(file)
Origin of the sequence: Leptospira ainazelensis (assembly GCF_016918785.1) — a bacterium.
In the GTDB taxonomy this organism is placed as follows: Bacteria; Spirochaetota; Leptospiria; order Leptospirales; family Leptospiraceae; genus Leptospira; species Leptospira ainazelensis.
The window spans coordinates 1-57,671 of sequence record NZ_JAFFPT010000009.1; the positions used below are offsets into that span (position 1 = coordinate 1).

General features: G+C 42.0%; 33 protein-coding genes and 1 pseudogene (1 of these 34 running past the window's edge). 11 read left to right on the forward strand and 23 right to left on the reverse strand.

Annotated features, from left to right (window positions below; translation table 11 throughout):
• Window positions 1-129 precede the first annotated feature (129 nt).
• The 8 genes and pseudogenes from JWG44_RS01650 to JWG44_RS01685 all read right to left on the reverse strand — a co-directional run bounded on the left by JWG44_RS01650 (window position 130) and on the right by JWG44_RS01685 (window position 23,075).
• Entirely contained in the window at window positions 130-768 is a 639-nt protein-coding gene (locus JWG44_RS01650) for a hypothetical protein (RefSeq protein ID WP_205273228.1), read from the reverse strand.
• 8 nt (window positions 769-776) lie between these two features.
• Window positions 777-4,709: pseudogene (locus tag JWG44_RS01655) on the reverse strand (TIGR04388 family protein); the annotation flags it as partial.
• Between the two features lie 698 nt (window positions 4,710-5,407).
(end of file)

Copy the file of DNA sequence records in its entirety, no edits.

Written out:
Origin of the sequence: Leptospira ainazelensis (assembly GCF_016918785.1) — a bacterium.
In the GTDB taxonomy this organism is placed as follows: Bacteria; Spirochaetota; Leptospiria; order Leptospirales; family Leptospiraceae; genus Leptospira; species Leptospira ainazelensis.
The window spans coordinates 1-57,671 of sequence record NZ_JAFFPT010000009.1; the positions used below are offsets into that span (position 1 = coordinate 1).

General features: G+C 42.0%; 33 protein-coding genes and 1 pseudogene (1 of these 34 running past the window's edge). 11 read left to right on the forward strand and 23 right to left on the reverse strand.

Annotated features, from left to right (window positions below; translation table 11 throughout):
• Window positions 1-129 precede the first annotated feature (129 nt).
• The 8 genes and pseudogenes from JWG44_RS01650 to JWG44_RS01685 all read right to left on the reverse strand — a co-directional run bounded on the left by JWG44_RS01650 (window position 130) and on the right by JWG44_RS01685 (window position 23,075).
• Entirely contained in the window at window positions 130-768 is a 639-nt protein-coding gene (locus JWG44_RS01650) for a hypothetical protein (RefSeq protein ID WP_205273228.1), read from the reverse strand.
• 8 nt (window positions 769-776) lie between these two features.
• Window positions 777-4,709: pseudogene (locus tag JWG44_RS01655) on the reverse strand (TIGR04388 family protein); the annotation flags it as partial.
• Between the two features lie 698 nt (window positions 4,710-5,407).